Category: Research Ethics

The Unstoppable Rise of Sci-Hub: How does a new generation of researchers perceive Sci-Hub?

How do early career researchers (ECRs) use Sci-Hub and why? In this post David Nicholas assesses early career researcher attitudes towards the journal pirating site, finding a strong preference for Sci-Hub amongst French ECRs. He raises the question, will Sci-Hub prove the ultimate disruptor and bring down the existing status quo in scholarly communications? When we started the Harbingers Project […]

Book Review: Dissident Knowledge in Higher Education edited by Marc Spooner and James McNinch

In Dissident Knowledge in Higher Education, editors Marc Spooner and James McNinch bring together contributors including Noam Chomsky, Linda Tuhiwai Smith and Eve Tuck to offer critical perspectives on the impact of neoliberalism and new managerialism on universities. Grounded in rigorous research, this is a worthy read for scholars, policymakers and education practitioners, writes Khalaf Mohamed Abdellatif. This post originally appeared on LSE Review of Books. […]

Invisible impact and insecure academics: structural barriers to engagement and why we should do it anyway

Participatory Action Research (PAR) is a form of research that involves prolonged and deep engagement with local communities and can produce profound social impacts. In this post, Dr Katrina Raynor describes how current approaches to impact assessment and the structure of the academic labour market impede researchers from engaging with PAR and raise particular challenges for insecurely employed early career […]

Building reliable teams, a cure for research pathologies?

You-Na Lee and John P. Walsh argue that the solution to rising incidences of unreliable findings and research pathologies does not necessarily lie with preventing individual malpractice, but rather with promoting structural research integrity and developing better research teams and organizations.   There is increasing concern amongst the scientific community, policymakers and the general public about the unreliability of science. […]

Building reliable teams, a cure for research pathologies?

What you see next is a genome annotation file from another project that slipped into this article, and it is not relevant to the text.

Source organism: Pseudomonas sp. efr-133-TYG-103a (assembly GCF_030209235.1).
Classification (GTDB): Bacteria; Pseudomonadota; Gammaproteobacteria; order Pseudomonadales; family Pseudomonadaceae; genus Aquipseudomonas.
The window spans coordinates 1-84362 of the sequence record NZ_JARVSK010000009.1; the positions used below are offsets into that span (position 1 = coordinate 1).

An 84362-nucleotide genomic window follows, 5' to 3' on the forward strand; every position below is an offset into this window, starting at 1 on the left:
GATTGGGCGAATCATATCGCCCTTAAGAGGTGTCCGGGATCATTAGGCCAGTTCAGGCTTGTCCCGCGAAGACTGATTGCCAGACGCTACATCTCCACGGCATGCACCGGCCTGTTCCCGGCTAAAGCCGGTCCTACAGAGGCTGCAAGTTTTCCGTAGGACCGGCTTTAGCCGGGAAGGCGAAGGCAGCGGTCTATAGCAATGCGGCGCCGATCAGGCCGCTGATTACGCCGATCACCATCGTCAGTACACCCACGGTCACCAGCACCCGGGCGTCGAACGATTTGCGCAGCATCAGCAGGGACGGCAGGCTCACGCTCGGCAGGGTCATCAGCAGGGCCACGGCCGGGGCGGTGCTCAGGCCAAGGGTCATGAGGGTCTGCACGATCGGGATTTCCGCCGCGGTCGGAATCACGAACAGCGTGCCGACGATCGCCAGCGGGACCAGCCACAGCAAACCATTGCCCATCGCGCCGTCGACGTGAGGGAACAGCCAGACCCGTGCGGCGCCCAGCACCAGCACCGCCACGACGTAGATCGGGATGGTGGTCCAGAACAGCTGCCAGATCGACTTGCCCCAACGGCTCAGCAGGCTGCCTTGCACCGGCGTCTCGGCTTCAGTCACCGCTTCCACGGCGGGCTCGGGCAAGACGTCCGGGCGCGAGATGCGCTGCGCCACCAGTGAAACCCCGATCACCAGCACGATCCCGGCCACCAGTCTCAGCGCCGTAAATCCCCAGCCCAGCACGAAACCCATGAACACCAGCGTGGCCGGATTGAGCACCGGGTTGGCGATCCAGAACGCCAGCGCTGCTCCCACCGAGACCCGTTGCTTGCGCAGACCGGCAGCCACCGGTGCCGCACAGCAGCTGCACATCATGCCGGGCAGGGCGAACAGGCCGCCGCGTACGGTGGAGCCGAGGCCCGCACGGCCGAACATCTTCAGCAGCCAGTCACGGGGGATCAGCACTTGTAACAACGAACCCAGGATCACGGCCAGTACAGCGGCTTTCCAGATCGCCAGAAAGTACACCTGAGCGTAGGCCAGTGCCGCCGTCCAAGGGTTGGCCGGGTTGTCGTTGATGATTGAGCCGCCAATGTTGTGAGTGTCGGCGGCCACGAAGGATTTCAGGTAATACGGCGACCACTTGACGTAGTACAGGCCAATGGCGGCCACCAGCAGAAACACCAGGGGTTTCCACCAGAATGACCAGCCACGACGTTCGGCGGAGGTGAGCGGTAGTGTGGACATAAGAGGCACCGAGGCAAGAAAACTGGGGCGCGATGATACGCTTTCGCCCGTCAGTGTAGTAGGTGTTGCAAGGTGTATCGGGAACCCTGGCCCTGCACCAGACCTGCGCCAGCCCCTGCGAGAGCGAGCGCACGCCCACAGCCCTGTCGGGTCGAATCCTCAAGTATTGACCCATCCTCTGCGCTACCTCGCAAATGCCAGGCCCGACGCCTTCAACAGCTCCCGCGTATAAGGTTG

You-Na Lee and John P. Walsh argue that the solution to rising incidences of unreliable findings and research pathologies does not necessarily lie with preventing individual malpractice, but rather with promoting structural research integrity and developing better research teams and organizations.   There is increasing concern amongst the scientific community, policymakers and the general public about the unreliability of science. […]

The growing, high-stakes audit culture within the academy has brought about a different kind of publishing crisis

The spate of high-profile cases of fraudulent publications has revealed a widening replication, or outright deception, crisis in the social sciences. To Marc Spooner, researchers “cooking up” findings and the deliberate faking of science is a result of extreme pressures to publish, brought about by an increasingly pervasive audit culture within the academy. By now most readers will have heard […]

It is advisor attitudes that are likely to shape students’ attitudes towards questionable research practices

In debates on the validity of academic research findings, focus has been drawn to so-called questionable research practices, commonly understood to encompass a laundry list of behaviours that can increase the likelihood of statistically significant (and so more publishable) results. Anand Krishna and Sebastian M. Peter report on research examining attitudes to questionable research practices among students who have recently […]

Book Review: Bit by Bit: Social Research in the Digital Age by Matthew J. Salganik

In Bit by Bit: Social Research in the Digital Age, Matthew J. Salganik explores the process of undertaking social research in the digital era, examining a wide range of concepts while also offering teaching activities and materials. In bringing together the expertise of social and data scientists to the benefit of both, this is a comprehensive overview of new approaches to social research […]

An idea to promote research integrity: adding badges to papers where the authors fought against the results being suppressed or sanitised

Just as some journals support open science by adding badges to those research papers for which the authors have shared the data, Adrian Barnett suggests journals might similarly recognise those authors who uphold research integrity by publishing their results despite attempts at suppression or sanitisation. To do so would require evidence of the attempted suppression but ultimately draw attention to […]

Diary of an app! Will using mobile devices in qualitative research become the norm?

Researchers have been asking participants to record their experiences and thoughts in traditional, paper-based diaries for many years. But the advent of digital technologies, especially apps for mobile devices, has encouraged some to ask whether these could become the new norm for capturing diary-based data for qualitative research. Laura Radcliffe and Leighann Spencer have pioneered the use of diary apps […]